The preparatory works of the Abortion Act’s draft bill from 1998 cited the Patient’s Rights Declaration of the World Health Organization (1994), the European Convention on Human Rights and Biomedicine (1997), and practice and laws in Sweden and Finland.3 These references speak of an ideological choice—Estonia considered the standards of the United Nations, the European Union, and Scandinavian countries as models. This was not surprising since after the restoration of independence, the new democratically elected parliament and the government were fully committed to reconnecting Estonia with the West.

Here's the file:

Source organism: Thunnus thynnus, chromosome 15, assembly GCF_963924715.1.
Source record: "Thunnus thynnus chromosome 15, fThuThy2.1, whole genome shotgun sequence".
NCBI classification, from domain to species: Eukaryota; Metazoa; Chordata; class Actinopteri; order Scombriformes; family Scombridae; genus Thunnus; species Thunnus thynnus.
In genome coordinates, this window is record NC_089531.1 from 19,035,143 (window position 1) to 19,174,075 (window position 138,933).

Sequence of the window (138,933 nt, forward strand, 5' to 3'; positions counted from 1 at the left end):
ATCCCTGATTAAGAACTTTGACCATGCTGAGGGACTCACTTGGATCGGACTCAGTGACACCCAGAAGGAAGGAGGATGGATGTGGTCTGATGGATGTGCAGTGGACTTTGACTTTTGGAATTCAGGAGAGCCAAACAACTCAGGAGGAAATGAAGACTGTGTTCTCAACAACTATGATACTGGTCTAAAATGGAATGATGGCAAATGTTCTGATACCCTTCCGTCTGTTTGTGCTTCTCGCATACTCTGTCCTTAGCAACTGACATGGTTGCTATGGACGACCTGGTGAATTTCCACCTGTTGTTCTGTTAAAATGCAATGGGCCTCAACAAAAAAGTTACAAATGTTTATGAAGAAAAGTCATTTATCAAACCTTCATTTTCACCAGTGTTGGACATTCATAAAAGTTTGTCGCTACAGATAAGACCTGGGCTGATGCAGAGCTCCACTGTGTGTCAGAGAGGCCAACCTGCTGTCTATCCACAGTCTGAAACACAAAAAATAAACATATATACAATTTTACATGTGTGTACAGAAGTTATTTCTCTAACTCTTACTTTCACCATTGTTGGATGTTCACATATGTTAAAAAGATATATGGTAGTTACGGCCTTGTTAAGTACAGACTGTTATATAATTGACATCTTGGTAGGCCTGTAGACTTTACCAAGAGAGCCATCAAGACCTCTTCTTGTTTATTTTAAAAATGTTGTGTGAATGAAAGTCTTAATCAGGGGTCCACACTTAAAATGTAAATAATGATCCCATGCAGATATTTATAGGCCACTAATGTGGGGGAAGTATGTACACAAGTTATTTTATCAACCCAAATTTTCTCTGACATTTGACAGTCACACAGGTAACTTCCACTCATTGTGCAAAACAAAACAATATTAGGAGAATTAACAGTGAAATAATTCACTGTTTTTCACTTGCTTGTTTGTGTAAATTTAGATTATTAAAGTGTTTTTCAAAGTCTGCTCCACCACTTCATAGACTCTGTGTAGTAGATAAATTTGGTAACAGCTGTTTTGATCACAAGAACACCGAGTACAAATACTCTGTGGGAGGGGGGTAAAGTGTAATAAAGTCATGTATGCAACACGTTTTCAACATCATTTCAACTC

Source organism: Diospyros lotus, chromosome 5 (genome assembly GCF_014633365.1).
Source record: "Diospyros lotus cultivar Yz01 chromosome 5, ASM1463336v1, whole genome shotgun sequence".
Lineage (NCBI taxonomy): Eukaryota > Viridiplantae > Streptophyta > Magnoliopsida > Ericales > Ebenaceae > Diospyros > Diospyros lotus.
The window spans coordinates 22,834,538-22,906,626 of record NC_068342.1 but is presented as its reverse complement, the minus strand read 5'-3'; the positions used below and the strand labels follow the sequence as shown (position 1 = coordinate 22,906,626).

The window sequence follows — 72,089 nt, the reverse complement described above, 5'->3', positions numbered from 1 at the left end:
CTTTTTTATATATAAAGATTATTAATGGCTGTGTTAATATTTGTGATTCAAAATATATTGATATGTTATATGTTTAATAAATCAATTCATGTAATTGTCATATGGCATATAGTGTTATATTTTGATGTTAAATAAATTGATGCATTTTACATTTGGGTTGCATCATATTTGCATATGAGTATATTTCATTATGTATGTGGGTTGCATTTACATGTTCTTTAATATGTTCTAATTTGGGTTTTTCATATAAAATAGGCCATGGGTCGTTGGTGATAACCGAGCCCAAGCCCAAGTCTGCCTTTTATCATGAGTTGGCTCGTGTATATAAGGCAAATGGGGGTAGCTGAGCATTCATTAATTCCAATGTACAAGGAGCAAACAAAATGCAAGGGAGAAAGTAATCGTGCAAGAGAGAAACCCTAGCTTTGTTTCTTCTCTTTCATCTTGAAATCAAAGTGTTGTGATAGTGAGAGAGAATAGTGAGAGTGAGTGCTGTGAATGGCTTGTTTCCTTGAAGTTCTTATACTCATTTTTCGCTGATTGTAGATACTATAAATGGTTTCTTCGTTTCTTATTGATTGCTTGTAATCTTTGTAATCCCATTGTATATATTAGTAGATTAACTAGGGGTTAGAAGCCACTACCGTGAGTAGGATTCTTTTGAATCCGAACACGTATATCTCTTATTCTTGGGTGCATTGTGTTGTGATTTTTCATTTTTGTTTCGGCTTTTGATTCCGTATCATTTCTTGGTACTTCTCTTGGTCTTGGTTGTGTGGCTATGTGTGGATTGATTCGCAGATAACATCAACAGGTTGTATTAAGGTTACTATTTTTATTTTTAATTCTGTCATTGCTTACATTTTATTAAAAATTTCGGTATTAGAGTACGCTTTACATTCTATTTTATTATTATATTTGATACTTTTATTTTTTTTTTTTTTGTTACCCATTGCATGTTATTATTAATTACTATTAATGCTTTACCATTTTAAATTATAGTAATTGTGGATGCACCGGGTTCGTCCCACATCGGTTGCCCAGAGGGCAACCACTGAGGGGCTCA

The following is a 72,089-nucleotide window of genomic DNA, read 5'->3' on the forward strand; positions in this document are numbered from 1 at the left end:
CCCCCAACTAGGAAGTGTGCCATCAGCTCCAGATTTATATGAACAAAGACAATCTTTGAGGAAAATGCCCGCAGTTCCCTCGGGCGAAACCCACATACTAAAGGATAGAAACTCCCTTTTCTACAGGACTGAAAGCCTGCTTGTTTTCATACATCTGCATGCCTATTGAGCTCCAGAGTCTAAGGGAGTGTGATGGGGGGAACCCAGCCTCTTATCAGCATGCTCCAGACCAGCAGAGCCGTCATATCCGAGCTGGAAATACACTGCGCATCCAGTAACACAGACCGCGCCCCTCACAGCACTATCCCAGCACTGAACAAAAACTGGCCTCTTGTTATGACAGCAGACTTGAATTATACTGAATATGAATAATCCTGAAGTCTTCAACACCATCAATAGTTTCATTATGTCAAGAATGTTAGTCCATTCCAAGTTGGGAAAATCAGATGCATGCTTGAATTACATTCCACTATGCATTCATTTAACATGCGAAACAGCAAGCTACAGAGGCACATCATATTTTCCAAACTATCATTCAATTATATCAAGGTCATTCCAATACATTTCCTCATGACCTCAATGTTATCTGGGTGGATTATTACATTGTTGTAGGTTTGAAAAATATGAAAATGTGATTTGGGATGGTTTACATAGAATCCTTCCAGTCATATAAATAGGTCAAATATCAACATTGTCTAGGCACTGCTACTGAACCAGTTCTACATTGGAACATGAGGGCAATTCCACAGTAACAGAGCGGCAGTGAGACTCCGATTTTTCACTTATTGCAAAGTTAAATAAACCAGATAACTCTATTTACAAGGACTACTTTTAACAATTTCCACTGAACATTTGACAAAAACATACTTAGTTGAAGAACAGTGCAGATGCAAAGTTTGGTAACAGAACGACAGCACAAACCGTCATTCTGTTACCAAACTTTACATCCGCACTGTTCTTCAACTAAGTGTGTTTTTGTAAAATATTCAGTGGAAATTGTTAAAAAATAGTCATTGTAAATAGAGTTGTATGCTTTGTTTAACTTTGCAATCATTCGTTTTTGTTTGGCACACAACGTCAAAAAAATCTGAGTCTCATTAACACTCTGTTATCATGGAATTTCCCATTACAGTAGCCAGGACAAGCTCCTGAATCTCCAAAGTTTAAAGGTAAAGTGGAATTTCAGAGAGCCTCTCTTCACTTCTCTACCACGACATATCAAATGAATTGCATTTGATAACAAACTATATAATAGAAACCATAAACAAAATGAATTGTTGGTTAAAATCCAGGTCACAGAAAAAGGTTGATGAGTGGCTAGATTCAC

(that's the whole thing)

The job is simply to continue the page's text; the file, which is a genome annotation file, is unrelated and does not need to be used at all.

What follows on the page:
Furthermore, when the then minister of social affairs presented the draft bill, she emphasized that the Abortion Act was meant not to influence the declining birth rate but to respect “free choices of the woman” and aim for “safety and protection.”4 The transcripts of the parliamentary hearings from 1998 do, however, reveal some hesitation about the law. For example, one member of parliament (MP) referred to “other countries” and asked the minister whether abortion is “a violent act of taking a life” and whether the term-based model is somewhat arbitrary. Another MP raised the issue of requiring a husband’s (or partner’s) consent. Nevertheless, both of these questions were phrased as inquiries of general interest rather than expressions of strong opposition to abortion. One MP also noted supportively how “Estonia is not a Catholic country, so women have the right to give birth, or have an abortion if necessary.”